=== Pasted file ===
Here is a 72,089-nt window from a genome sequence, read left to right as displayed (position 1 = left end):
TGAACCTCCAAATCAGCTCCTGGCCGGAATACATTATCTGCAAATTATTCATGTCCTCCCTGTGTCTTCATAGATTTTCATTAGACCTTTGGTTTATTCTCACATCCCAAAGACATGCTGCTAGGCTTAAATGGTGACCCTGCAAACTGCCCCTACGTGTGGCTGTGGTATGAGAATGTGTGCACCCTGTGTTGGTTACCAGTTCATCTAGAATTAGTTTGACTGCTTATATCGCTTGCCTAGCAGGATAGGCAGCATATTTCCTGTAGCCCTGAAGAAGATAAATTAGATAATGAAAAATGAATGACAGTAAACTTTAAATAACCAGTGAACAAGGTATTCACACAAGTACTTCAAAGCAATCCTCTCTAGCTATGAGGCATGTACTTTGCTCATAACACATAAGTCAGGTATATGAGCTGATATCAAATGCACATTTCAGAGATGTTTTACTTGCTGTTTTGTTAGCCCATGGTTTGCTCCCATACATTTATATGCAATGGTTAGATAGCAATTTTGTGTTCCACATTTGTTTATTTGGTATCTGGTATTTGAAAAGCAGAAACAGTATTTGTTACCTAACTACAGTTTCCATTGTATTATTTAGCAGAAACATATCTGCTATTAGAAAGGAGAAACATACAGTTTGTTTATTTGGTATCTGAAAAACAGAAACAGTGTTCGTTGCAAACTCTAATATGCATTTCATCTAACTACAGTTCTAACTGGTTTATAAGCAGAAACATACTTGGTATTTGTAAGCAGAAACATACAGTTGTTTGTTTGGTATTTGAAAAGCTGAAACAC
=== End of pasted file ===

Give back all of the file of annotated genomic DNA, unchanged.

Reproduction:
Here is a 72,089-nt window from a genome sequence, read left to right as displayed (position 1 = left end):
TGAACCTCCAAATCAGCTCCTGGCCGGAATACATTATCTGCAAATTATTCATGTCCTCCCTGTGTCTTCATAGATTTTCATTAGACCTTTGGTTTATTCTCACATCCCAAAGACATGCTGCTAGGCTTAAATGGTGACCCTGCAAACTGCCCCTACGTGTGGCTGTGGTATGAGAATGTGTGCACCCTGTGTTGGTTACCAGTTCATCTAGAATTAGTTTGACTGCTTATATCGCTTGCCTAGCAGGATAGGCAGCATATTTCCTGTAGCCCTGAAGAAGATAAATTAGATAATGAAAAATGAATGACAGTAAACTTTAAATAACCAGTGAACAAGGTATTCACACAAGTACTTCAAAGCAATCCTCTCTAGCTATGAGGCATGTACTTTGCTCATAACACATAAGTCAGGTATATGAGCTGATATCAAATGCACATTTCAGAGATGTTTTACTTGCTGTTTTGTTAGCCCATGGTTTGCTCCCATACATTTATATGCAATGGTTAGATAGCAATTTTGTGTTCCACATTTGTTTATTTGGTATCTGGTATTTGAAAAGCAGAAACAGTATTTGTTACCTAACTACAGTTTCCATTGTATTATTTAGCAGAAACATATCTGCTATTAGAAAGGAGAAACATACAGTTTGTTTATTTGGTATCTGAAAAACAGAAACAGTGTTCGTTGCAAACTCTAATATGCATTTCATCTAACTACAGTTCTAACTGGTTTATAAGCAGAAACATACTTGGTATTTGTAAGCAGAAACATACAGTTGTTTGTTTGGTATTTGAAAAGCTGAAACAC